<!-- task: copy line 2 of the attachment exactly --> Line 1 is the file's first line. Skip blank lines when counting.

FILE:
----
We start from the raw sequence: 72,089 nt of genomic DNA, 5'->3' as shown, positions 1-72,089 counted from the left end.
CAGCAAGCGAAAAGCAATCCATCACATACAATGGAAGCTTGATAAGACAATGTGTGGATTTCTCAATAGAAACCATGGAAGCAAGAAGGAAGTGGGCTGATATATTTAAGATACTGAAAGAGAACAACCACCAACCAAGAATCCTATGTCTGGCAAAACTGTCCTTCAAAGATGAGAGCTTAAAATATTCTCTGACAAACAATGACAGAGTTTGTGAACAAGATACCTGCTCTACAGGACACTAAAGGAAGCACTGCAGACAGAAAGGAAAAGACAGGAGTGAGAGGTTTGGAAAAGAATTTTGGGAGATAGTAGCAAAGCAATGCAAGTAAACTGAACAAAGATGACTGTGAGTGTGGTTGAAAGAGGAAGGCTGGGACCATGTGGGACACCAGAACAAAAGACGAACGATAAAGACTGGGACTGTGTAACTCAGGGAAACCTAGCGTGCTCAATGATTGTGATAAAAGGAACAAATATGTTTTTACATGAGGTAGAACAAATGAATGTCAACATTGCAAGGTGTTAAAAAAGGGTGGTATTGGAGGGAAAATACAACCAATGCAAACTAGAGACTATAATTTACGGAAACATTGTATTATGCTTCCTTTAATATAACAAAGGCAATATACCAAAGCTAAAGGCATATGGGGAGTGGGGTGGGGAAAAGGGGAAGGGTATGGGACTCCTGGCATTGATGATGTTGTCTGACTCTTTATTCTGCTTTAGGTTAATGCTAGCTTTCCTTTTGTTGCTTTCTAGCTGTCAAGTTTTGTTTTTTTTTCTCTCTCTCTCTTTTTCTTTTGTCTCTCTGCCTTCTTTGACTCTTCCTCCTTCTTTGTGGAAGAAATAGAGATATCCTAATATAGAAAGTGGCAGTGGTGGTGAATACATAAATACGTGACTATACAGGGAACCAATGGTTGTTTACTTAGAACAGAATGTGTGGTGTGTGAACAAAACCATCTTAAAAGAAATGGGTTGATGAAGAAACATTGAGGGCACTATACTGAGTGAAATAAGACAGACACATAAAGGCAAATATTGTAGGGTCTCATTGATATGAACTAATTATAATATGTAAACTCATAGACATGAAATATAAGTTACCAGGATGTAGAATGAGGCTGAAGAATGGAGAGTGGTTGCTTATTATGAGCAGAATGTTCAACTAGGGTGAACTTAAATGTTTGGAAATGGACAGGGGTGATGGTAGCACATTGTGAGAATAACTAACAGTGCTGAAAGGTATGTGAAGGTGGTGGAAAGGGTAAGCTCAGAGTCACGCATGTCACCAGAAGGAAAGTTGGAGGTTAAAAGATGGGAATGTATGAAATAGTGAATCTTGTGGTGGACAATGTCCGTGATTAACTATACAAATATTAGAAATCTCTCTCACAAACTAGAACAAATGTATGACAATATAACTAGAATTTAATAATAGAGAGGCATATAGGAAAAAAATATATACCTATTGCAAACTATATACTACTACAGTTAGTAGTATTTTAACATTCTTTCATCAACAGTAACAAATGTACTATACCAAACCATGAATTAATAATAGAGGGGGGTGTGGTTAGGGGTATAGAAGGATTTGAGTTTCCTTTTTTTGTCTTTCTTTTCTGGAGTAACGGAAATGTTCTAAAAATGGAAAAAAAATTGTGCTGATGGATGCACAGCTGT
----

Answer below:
CAGCAAGCGAAAAGCAATCCATCACATACAATGGAAGCTTGATAAGACAATGTGTGGATTTCTCAATAGAAACCATGGAAGCAAGAAGGAAGTGGGCTGATATATTTAAGATACTGAAAGAGAACAACCACCAACCAAGAATCCTATGTCTGGCAAAACTGTCCTTCAAAGATGAGAGCTTAAAATATTCTCTGACAAACAATGACAGAGTTTGTGAACAAGATACCTGCTCTACAGGACACTAAAGGAAGCACTGCAGACAGAAAGGAAAAGACAGGAGTGAGAGGTTTGGAAAAGAATTTTGGGAGATAGTAGCAAAGCAATGCAAGTAAACTGAACAAAGATGACTGTGAGTGTGGTTGAAAGAGGAAGGCTGGGACCATGTGGGACACCAGAACAAAAGACGAACGATAAAGACTGGGACTGTGTAACTCAGGGAAACCTAGCGTGCTCAATGATTGTGATAAAAGGAACAAATATGTTTTTACATGAGGTAGAACAAATGAATGTCAACATTGCAAGGTGTTAAAAAAGGGTGGTATTGGAGGGAAAATACAACCAATGCAAACTAGAGACTATAATTTACGGAAACATTGTATTATGCTTCCTTTAATATAACAAAGGCAATATACCAAAGCTAAAGGCATATGGGGAGTGGGGTGGGGAAAAGGGGAAGGGTATGGGACTCCTGGCATTGATGATGTTGTCTGACTCTTTATTCTGCTTTAGGTTAATGCTAGCTTTCCTTTTGTTGCTTTCTAGCTGTCAAGTTTTGTTTTTTTTTCTCTCTCTCTCTTTTTCTTTTGTCTCTCTGCCTTCTTTGACTCTTCCTCCTTCTTTGTGGAAGAAATAGAGATATCCTAATATAGAAAGTGGCAGTGGTGGTGAATACATAAATACGTGACTATACAGGGAACCAATGGTTGTTTACTTAGAACAGAATGTGTGGTGTGTGAACAAAACCATCTTAAAAGAAATGGGTTGATGAAGAAACATTGAGGGCACTATACTGAGTGAAATAAGACAGACACATAAAGGCAAATATTGTAGGGTCTCATTGATATGAACTAATTATAATATGTAAACTCATAGACATGAAATATAAGTTACCAGGATGTAGAATGAGGCTGAAGAATGGAGAGTGGTTGCTTATTATGAGCAGAATGTTCAACTAGGGTGAACTTAAATGTTTGGAAATGGACAGGGGTGATGGTAGCACATTGTGAGAATAACTAACAGTGCTGAAAGGTATGTGAAGGTGGTGGAAAGGGTAAGCTCAGAGTCACGCATGTCACCAGAAGGAAAGTTGGAGGTTAAAAGATGGGAATGTATGAAATAGTGAATCTTGTGGTGGACAATGTCCGTGATTAACTATACAAATATTAGAAATCTCTCTCACAAACTAGAACAAATGTATGACAATATAACTAGAATTTAATAATAGAGAGGCATATAGGAAAAAAATATATACCTATTGCAAACTATATACTACTACAGTTAGTAGTATTTTAACATTCTTTCATCAACAGTAACAAATGTACTATACCAAACCATGAATTAATAATAGAGGGGGGTGTGGTTAGGGGTATAGAAGGATTTGAGTTTCCTTTTTTTGTCTTTCTTTTCTGGAGTAACGGAAATGTTCTAAAAATGGAAAAAAAATTGTGCTGATGGATGCACAGCTGT